The flipside, said McGinnis, is that a public company typically has dedicated sales reps embedded with its major customers. “As a result, they have relationships with people that I will never touch.”

But the big public IT companies typically do not have the technical expertise or the passion of smaller AV operations, McGinnis observed. “A large bank with 7,000 outlets in Canada wants to deal with someone like the telephone company—we get that. But a law firm or an accounting firm with 10 or 20 offices, they want the level of technical expertise that we offer, as opposed to the response times that the large public companies can offer.”

From the public company’s perspective, said MacDonald, “The challenge is that there are no orange trucks with ladders on the top that say Harman or Cisco on the side. What they do is figure out how to manage the project, the design, and the contract with the client, then utilize an integrator as a sub-contractor.”

Freudenberg agreed: “These big publicly traded IT companies lack the expertise in audio, video, and control, maybe even lighting. The irony is that you can lose to the IT company then they end up hiring you to do the exact same thing you were going to do.”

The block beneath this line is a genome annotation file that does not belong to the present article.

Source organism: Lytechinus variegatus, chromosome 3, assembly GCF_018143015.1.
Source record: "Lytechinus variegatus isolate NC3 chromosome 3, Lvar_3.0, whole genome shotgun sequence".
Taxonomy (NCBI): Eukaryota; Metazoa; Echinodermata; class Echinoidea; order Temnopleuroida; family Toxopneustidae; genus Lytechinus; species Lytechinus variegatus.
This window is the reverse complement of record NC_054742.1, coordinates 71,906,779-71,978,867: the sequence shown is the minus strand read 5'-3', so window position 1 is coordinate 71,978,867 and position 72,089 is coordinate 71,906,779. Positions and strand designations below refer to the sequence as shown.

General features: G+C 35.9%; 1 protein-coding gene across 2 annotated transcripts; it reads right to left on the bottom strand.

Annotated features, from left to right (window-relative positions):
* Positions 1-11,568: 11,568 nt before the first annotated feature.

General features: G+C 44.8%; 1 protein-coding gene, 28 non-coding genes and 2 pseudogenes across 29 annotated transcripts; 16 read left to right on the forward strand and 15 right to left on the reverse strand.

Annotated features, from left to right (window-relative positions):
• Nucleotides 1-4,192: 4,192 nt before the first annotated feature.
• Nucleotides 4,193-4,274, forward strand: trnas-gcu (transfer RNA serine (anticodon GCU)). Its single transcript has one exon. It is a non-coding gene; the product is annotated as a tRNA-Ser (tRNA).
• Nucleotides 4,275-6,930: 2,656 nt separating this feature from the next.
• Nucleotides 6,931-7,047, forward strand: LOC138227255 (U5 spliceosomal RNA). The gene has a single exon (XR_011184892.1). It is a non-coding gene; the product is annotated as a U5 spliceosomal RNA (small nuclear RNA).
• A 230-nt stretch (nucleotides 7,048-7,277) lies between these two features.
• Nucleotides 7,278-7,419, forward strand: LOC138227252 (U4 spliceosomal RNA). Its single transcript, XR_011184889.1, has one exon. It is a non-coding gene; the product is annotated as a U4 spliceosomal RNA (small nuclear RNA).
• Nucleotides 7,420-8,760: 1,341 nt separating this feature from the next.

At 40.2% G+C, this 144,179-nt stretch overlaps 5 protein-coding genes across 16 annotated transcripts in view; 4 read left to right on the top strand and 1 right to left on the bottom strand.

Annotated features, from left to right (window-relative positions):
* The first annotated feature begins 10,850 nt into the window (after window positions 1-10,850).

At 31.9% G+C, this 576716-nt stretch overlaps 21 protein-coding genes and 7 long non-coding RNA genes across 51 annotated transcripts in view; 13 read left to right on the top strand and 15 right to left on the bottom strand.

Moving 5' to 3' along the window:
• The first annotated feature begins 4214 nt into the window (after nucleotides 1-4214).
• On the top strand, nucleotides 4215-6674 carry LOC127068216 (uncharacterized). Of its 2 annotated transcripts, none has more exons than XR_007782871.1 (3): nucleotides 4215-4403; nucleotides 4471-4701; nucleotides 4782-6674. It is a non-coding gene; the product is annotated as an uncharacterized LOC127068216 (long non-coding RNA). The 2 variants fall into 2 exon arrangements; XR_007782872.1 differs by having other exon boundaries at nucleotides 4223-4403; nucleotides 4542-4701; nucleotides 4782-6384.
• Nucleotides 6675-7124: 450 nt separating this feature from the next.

“We physically carry things in the door, plug a bunch of stuff in, tack stuff to the walls and the ceilings, pull some cables through conduit, and then we make it all work together,” said McGinnis. “The IT industry doesn’t do that; they sit in the dark in front of a screen and make it all work, and when there’s a problem they query a device. If they can’t query it, it means it must be a power supply or a power problem, which becomes somebody else’s problem.

“I don’t care if Cisco becomes my direct competitor in the field, I’m still going to be the guy who makes the house call, so there’s still going to be a place for me.”

Steve Harvey (sharvey.prosound@gmail.com) has been west coast editor for Pro Sound News since 2000 and also contributes to TV Technology, Pro Audio Review, and other NewBay titles. He has over 30 years of hands-on experience with a wide range of audio production technologies.